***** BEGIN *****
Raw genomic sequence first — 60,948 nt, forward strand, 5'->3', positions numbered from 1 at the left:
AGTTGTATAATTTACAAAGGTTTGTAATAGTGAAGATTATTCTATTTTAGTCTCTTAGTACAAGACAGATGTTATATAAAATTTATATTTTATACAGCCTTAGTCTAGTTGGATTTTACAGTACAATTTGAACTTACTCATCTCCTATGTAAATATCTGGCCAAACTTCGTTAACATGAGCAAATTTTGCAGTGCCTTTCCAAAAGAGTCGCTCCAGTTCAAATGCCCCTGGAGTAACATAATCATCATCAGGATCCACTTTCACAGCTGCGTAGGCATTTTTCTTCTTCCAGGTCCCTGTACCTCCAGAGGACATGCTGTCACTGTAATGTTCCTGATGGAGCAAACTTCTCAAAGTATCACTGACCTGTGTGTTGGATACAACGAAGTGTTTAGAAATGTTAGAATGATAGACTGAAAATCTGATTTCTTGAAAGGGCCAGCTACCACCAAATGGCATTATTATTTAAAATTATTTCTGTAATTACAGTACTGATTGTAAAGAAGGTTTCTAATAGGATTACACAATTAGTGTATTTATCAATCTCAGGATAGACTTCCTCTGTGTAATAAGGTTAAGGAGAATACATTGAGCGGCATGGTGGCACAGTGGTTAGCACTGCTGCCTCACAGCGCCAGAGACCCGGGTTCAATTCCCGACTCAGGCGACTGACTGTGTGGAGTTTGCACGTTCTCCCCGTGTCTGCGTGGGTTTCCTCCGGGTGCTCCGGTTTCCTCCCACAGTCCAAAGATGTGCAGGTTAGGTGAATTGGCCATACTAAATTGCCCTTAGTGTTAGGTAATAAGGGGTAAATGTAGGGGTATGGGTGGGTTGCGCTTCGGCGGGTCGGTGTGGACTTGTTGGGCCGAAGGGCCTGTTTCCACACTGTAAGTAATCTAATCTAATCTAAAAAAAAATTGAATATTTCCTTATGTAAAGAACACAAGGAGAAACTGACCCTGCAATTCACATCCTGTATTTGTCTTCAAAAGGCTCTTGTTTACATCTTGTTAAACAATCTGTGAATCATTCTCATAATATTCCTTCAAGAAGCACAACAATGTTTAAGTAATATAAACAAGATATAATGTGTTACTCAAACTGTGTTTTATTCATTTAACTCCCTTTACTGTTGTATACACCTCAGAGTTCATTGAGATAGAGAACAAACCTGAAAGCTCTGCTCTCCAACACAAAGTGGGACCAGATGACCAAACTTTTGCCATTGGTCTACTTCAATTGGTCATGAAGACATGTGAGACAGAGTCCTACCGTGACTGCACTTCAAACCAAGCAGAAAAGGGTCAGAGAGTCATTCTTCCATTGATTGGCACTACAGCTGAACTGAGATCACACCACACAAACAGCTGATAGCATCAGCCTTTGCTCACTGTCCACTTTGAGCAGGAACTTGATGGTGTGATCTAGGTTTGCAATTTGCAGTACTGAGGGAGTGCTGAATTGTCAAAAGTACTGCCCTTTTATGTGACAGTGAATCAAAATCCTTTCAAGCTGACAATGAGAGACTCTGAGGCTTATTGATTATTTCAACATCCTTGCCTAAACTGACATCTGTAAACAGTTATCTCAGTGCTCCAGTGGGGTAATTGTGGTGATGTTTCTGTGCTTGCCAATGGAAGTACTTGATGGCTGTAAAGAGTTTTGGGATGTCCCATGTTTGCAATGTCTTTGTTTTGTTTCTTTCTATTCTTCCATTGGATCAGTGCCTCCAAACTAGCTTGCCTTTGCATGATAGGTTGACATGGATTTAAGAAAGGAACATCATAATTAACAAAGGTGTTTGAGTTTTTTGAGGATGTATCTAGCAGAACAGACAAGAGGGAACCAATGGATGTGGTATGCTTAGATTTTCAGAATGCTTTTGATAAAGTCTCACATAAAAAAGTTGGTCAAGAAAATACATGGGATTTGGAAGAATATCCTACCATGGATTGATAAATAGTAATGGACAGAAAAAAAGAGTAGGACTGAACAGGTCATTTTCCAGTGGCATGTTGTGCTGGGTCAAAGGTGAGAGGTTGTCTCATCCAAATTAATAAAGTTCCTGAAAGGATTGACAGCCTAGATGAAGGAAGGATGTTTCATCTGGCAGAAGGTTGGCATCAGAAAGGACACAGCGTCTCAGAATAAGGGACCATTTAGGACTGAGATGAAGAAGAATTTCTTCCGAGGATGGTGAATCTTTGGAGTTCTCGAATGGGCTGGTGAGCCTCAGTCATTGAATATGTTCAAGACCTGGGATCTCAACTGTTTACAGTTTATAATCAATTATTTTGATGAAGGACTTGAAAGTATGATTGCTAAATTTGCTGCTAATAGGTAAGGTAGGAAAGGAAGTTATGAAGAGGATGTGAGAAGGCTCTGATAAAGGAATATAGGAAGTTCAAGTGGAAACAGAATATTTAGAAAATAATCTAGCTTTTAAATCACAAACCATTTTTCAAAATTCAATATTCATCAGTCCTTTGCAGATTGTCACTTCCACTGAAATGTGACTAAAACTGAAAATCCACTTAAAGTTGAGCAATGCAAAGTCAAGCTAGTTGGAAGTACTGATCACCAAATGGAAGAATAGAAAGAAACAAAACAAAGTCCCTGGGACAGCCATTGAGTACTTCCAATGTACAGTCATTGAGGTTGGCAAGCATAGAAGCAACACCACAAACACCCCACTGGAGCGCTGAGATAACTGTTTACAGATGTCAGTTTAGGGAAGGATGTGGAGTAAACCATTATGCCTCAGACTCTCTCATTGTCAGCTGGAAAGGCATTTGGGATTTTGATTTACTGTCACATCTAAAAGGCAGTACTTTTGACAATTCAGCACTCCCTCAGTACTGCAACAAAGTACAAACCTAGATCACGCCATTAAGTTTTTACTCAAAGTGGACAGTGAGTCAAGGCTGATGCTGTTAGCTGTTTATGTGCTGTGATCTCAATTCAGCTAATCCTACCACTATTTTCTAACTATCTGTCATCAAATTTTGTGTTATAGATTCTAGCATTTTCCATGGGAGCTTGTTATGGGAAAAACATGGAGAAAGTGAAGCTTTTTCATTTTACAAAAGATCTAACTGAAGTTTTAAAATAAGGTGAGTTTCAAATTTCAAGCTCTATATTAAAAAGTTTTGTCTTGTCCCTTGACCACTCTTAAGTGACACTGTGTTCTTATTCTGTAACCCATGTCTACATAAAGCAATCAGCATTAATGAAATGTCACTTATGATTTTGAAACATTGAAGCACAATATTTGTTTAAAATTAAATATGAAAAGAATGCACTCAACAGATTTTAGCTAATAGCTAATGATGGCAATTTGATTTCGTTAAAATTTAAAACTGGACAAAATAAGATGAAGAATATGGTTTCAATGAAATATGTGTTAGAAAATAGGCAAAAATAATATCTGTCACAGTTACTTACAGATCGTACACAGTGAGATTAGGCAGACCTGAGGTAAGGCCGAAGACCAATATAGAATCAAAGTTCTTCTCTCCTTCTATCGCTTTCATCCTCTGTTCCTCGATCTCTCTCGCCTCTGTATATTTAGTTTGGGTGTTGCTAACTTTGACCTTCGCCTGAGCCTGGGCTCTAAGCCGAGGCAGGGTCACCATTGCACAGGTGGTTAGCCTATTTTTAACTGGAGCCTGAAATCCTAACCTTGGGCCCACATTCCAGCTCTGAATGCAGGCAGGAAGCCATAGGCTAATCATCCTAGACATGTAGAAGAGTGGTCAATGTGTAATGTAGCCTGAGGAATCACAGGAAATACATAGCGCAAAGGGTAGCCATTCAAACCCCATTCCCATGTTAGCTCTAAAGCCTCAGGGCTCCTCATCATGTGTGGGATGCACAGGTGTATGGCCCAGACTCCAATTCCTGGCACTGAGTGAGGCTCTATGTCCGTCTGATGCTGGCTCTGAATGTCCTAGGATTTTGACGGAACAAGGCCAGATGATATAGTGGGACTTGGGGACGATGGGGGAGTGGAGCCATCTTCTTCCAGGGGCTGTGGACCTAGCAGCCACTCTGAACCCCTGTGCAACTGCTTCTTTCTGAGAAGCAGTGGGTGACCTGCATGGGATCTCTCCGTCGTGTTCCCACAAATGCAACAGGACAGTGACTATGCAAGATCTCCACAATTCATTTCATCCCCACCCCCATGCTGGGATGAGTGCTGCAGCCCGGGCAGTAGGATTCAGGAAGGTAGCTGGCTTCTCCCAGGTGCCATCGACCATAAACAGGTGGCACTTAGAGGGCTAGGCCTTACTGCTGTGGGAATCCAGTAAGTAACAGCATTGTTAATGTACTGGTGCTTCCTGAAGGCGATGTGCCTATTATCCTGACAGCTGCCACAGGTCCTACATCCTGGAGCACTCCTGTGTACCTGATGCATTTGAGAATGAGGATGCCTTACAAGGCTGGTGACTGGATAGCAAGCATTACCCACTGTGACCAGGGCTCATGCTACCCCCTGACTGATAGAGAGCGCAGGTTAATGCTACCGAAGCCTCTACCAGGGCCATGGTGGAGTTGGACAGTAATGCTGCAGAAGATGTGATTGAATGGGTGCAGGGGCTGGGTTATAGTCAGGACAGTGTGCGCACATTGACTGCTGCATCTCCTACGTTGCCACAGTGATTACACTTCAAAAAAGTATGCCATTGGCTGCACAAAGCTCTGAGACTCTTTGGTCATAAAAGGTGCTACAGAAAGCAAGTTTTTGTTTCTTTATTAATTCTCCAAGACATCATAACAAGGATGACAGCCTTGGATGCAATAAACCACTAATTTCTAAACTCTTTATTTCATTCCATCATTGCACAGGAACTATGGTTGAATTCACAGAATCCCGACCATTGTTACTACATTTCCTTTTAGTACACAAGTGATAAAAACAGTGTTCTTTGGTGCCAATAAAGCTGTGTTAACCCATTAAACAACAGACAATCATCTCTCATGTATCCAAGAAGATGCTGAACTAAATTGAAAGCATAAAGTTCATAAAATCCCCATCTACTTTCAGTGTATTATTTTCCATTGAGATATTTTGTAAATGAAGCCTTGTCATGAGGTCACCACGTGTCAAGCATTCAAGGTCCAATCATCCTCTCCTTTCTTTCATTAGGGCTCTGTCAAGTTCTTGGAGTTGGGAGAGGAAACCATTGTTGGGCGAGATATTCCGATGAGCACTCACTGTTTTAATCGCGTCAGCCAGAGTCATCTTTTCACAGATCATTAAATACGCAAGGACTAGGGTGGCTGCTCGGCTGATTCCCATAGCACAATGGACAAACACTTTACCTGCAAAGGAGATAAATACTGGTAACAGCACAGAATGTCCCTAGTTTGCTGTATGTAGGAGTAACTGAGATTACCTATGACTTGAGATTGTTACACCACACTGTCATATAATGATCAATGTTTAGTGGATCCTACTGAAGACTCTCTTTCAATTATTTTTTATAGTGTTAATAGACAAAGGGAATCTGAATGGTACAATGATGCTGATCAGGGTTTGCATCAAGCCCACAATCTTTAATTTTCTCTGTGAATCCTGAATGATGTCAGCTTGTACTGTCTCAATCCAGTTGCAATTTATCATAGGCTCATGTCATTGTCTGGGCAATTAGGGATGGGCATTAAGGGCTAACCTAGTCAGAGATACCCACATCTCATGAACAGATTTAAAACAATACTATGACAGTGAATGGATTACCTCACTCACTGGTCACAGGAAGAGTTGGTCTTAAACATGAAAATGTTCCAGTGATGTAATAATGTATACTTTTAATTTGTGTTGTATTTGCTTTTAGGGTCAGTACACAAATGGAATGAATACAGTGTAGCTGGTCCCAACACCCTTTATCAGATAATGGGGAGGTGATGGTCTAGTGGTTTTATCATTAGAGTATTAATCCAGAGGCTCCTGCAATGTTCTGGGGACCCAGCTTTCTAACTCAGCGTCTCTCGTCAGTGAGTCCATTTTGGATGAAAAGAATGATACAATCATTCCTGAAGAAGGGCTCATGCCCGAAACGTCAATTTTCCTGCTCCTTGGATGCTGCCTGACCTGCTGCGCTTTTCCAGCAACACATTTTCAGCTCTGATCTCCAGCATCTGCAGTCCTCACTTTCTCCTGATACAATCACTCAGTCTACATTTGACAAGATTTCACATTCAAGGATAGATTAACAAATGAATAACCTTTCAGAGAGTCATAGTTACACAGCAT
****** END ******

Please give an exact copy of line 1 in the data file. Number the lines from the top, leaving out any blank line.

Raw genomic sequence first — 60,948 nt, forward strand, 5'->3', positions numbered from 1 at the left: